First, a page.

“My knees are aching kneeling here”, “how long will this last for”, “that was a good session”, “I scored a good roundhouse kick against Charlie tonight”, “I could murder a pint of beer after that session”.

Sound familiar?

How many of you have those thoughts, (or can remember having them) when you meditate/moksu?  If you can’t silence the voice in those peaceful conditions, how on Earth do you expect to do it in the face of Mr Muppetfromhell when he’s frothing at the mouth?  But over time, often a number of years, many learn to do it.

However, most people are not aware that part of the reason for meditation/moksu is to silence the voice (your personal nutter), never mind being aware of why that is important in combat.

I’ve recently been listening to an audio book by Andy Shaw called Creating A Bug Free Mind.  Although it is not a martial arts book, it has a direct read across (as described above).  In it, he gives you an exercise to do to see how in control of your own mind you are, which I would ask you to try.  The real life combat applications (as described above) will become apparent.   Simply think of any happy memory.  It can be a promotion, first date, birth of a child, holiday, absolutely anything that makes you feel good and happy.  Now try to hold that thought and that thought only for just 15 seconds without any other thoughts coming into your mind.  Please stop reading and try that now!
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I’ll guarantee that most people will not able to hold that happy thought for just 15 seconds without another thought interrupting.  I would guess that many of the higher dan grades can do it due to their years of training.  If you are an instructor and you can do this easily, then I suggest that you ask your class to do it and you’ll probably be shocked how many can’t.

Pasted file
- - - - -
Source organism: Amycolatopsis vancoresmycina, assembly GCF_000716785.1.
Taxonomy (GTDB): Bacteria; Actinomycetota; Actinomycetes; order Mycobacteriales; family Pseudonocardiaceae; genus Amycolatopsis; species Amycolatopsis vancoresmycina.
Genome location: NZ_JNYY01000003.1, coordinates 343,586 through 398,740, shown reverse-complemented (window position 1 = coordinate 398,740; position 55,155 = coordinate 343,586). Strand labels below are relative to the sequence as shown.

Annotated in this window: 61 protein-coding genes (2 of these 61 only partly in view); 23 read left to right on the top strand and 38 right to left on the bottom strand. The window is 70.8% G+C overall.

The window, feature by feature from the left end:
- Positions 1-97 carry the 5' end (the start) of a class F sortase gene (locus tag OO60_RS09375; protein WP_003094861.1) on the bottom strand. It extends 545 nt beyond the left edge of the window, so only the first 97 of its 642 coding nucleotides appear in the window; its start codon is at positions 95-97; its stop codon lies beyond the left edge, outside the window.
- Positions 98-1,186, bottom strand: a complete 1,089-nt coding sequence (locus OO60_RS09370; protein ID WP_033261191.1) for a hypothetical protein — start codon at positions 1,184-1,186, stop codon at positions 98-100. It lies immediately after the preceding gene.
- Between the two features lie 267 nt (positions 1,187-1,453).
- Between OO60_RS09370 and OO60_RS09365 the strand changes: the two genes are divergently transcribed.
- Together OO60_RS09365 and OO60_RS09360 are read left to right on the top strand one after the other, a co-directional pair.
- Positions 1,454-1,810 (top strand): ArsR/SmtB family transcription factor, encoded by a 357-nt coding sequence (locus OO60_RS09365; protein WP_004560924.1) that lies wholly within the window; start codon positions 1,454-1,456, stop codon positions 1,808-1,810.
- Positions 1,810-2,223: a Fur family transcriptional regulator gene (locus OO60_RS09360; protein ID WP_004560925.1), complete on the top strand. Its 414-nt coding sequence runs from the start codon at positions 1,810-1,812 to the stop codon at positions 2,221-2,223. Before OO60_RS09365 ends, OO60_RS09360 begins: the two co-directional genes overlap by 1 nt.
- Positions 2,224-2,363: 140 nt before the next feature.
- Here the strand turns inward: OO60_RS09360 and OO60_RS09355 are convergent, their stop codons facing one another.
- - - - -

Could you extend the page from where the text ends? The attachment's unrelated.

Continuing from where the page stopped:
So now hopefully I’ll have changed a few minds as to what the meditative side is for and what you are actually trying to achieve through it.  Understanding what the point is, goes a long way to helping achieving it more quickly.  It might also help to understand why many senior martial artists include Tai Chi and Chi Gong as they advance.

So if actual fighting really is 90% mental, how can we control our minds in a real fight, when we can’t hold a happy a thought for 15 seconds?  How do get that control over your mind so that you can hold a thought for 15 seconds or more?

There are ways that this can be achieved quite easily (without years of meditation).  I can’t really do it justice in a few blog postings, as it took me several chapters to really get my head around it.  However, if you go over to Andy Shaw’s website, you can download the first 5 chapters of Creating A Bug Free Mind completely free.  I’ll tell you in advance, this book is heavily marketed, but it really is the most profound self development book I’ve ever come across and it will show you how to silence that voice (without costing you a penny).  This can be done in days or weeks rather than years.  As such, I believe that it will really accelerate your martial art training.   I’ve used the example of Mr Muppetfromhell screaming at you, but it applies just as well to friendly sparring in the club, or focus on your kata/forms.

It also applies to dealing with business problems, money matters, driving or relationships.  In fact it can apply to just about any situation in your life.  I seriously recommend that you go to http://www.abugfreemind.com and get those first 5 free chapters.

 

Look Them Straight In The Eye . . . . . Or Should You?

Every now and then the question comes up, where do you look when you have to square up to somebody, be it for a real fight or just for sparring.  The common answer that comes back is, “look em straight in the eye”!

But is this always the right thing to do?  Let me draw an analogy.  When you learn to drive (or cycle if you’re younger), what are told to look at.  You’re told to keep your eyes on the road.  The road is quite big and can take up practically the entire range of your vision.  You’re not told to focus on the car in front, or focus on the street signs, or focus on your mirror, or focus on the pedestrians on the side, or focus on vehicles coming from the other direction or focus on any vehicle overtaking you.  You are expected to be aware of  ALL OF THEM, all at the same time.

What’s that got to do with martial arts?

I’m glad you asked me that.

If when driving, if you focused one thing, you would miss the other things.  So it is with sparring or fighting.  Many a car accident has happened because a young lad sees a shapely young lady and focuses on her to exclusion of all else.  He then fails to notice what is right in front of him.